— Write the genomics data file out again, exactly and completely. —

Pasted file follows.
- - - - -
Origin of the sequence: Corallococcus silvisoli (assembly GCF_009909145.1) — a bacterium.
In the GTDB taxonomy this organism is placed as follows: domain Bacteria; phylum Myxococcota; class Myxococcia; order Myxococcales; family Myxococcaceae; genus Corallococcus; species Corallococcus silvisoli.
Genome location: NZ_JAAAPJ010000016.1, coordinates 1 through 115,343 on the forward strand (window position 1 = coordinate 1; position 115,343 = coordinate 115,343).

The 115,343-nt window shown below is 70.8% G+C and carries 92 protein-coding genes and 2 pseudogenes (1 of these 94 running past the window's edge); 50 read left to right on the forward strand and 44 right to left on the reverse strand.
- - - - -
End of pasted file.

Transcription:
Origin of the sequence: Corallococcus silvisoli (assembly GCF_009909145.1) — a bacterium.
In the GTDB taxonomy this organism is placed as follows: domain Bacteria; phylum Myxococcota; class Myxococcia; order Myxococcales; family Myxococcaceae; genus Corallococcus; species Corallococcus silvisoli.
Genome location: NZ_JAAAPJ010000016.1, coordinates 1 through 115,343 on the forward strand (window position 1 = coordinate 1; position 115,343 = coordinate 115,343).

The 115,343-nt window shown below is 70.8% G+C and carries 92 protein-coding genes and 2 pseudogenes (1 of these 94 running past the window's edge); 50 read left to right on the forward strand and 44 right to left on the reverse strand.